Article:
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July 23, 2024

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The Adjustments
Everybody Must Get Cloned (Stiff Dog Records)

By: Alex Steininger

The Adjustments are a five-piece ska-punk band from Los Angeles. Formed out of the ashes of Janitors Against Apartheid, The Adjustments have the ability to switch between straight forward third-wave ska beats that are danceable to ska-punk with a heavy distorted upbeat. Either route they take, they're always pounding out something powerful and entertaining.

Starting off with "White Rhino," they show that this album is going to be something musically appealing. As the band plays a soft, melodic rhythm your body starts shaking with the beat. The guitar is clean and plays a nice upbeat that gets you dancing. The bass thumps along with the song, helping to keep a groove in the music. The drums tap in the background, giving you a meaty beat to eat. Backed with powerful horns, the intro is smooth and catchy. Ending with a blast of punk rock, the song shows it's not all light and has a bite to it. As for the lyrics, they sort of ruined the song for me. With lines like "butt now your white is mixed in with my brown, and now our feces is one with the ground," I found the song to be quite disgusting. Leaving the lyrics behind, "John Holmes" is a smooth, well-done instrumental. Tight horns, soft percussion, soothing keyboards, a fair amount of bass, and a guitar that leaves behind the distortion make this song a very relaxing number that can be enjoyed sitting down or standing up while you're skanking to the beat. To be perfectly honest, this has to be one of my favorite tracks on the CD, and is definitely an album stand out. "Cautious" starts out with a powerful bass shinning through a slow, danceable upbeat and a soft rhythm section. Keyboards are sprinkled in for flavor, and they do a good job of it. After staying at this pace for a minute, a pop hook is thrown in and they dive into a field of power pop before sliding right into some punk and back to more ska. Continuing at this pace, this song had me hooked. The most powerful, addictive song on this album, sometimes I would pop the disc in and start with this track. "Forward Progress" mixes in a bit of hardcore over the standard ska-punk foundation. Strong horn lines give this song a push, but the overall pace of the song is repetitive. The first few times it's a catchy song, but with each listen its power wears off. "O' Jagermeister" has the same problem, due in a large part to the chorus. The verses are strong and very powerful, but the chorus just can't live up to the expectations the verse leads up to, so the song suffers. Ending on a high note, "Revolution" is a nicely done instrumental that blends in a lot of ska and reggae influences, leaving the punk to a minimum.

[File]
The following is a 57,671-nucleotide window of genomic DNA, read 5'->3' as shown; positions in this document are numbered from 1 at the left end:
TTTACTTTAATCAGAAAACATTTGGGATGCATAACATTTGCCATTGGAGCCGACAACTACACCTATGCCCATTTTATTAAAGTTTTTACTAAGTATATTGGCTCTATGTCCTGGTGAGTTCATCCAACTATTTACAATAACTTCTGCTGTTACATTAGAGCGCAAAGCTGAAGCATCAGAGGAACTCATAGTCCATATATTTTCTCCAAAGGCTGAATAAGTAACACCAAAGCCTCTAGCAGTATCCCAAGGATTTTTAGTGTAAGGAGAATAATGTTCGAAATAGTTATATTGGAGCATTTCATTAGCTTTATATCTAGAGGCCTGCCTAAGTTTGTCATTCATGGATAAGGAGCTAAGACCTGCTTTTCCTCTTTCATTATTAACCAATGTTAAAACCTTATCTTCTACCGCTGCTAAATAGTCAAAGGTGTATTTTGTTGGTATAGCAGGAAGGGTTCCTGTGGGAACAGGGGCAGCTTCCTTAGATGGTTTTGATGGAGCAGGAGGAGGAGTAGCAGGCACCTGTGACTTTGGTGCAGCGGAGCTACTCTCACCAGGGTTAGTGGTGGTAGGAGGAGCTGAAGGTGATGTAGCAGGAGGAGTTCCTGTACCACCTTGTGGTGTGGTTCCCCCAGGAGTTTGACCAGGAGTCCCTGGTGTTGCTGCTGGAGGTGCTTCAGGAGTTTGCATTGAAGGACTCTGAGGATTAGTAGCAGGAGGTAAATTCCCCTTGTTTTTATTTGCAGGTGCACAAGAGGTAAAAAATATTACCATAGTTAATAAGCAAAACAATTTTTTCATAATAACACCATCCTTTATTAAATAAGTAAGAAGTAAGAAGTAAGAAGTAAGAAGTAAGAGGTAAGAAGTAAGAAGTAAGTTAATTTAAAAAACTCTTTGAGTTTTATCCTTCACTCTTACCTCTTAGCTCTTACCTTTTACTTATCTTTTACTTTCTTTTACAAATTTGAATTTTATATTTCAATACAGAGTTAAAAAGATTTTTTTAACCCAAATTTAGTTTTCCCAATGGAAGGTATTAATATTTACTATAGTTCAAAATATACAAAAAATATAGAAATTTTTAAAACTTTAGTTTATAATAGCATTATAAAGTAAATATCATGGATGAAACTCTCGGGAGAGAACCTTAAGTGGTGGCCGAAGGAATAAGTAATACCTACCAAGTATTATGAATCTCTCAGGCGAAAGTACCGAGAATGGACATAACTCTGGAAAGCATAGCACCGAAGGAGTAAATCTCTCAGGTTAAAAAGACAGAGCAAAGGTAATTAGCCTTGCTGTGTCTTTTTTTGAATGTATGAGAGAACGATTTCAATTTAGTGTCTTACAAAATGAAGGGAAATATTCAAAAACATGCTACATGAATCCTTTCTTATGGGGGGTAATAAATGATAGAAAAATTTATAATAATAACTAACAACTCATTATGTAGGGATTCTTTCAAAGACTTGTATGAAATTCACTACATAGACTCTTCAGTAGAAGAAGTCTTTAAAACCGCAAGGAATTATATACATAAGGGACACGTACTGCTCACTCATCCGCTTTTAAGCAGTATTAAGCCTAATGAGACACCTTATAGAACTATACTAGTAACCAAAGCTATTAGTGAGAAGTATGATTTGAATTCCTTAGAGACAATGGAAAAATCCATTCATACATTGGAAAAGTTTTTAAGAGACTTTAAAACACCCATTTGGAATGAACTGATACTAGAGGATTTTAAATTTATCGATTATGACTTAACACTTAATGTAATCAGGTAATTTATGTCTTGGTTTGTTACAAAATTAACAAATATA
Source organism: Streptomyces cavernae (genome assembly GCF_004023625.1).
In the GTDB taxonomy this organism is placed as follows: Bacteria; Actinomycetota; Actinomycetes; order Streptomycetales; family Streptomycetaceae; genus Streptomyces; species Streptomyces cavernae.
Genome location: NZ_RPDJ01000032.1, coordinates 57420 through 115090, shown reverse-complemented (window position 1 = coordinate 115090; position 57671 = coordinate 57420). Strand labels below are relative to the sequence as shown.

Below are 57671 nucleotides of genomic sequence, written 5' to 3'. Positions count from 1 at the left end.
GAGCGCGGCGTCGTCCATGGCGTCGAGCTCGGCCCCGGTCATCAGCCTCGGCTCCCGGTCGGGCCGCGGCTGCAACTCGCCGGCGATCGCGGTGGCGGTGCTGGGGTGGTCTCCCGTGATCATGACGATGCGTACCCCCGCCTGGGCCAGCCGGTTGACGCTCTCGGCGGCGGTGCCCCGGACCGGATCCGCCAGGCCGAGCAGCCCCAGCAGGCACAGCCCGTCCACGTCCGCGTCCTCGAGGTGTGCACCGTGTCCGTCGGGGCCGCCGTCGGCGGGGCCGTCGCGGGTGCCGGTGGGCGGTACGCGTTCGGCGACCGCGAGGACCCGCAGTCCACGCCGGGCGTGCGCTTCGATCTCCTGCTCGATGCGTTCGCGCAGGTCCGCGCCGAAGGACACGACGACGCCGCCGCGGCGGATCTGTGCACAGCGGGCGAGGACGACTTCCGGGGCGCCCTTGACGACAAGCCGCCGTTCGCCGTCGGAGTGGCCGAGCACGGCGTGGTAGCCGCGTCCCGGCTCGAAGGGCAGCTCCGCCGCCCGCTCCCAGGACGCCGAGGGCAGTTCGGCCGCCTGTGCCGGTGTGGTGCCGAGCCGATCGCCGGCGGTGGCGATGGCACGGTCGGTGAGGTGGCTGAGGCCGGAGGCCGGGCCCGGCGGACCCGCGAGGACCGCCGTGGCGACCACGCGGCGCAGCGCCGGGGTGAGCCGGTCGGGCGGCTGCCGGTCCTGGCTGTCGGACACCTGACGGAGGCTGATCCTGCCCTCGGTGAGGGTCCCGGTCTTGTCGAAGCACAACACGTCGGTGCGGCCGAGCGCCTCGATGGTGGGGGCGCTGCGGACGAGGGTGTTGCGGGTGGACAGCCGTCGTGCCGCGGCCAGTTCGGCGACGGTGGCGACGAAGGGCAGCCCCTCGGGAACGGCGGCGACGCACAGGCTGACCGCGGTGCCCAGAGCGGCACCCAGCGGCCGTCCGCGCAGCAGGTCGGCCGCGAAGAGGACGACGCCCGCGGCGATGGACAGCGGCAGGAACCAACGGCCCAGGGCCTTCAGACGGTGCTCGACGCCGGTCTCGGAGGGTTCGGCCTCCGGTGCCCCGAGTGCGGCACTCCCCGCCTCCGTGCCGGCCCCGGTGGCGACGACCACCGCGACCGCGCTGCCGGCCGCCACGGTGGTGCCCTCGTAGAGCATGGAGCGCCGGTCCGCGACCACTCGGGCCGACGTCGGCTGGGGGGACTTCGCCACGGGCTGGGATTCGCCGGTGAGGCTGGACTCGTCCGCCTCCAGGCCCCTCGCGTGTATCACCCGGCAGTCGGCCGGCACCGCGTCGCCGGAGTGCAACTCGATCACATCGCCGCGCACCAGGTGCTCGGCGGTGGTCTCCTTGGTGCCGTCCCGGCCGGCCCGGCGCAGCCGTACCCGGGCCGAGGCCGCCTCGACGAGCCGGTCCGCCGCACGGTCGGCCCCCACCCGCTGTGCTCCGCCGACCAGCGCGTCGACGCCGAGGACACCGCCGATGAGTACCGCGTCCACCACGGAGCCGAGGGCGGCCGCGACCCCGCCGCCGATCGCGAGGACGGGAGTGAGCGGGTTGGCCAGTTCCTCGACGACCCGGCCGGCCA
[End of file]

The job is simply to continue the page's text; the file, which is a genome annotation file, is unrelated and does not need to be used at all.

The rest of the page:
These guys can write very powerful, infectious ska-punk numbers. This album has a lot of great songs on it. Sometimes, though, a song won't meet or exceed the energy of the previous song, which makes you want to skip to the next track to see if they can recapture the power you know they possess. And they do, giving you more great beats to dance and have fun with. I'll give this CD an B+.

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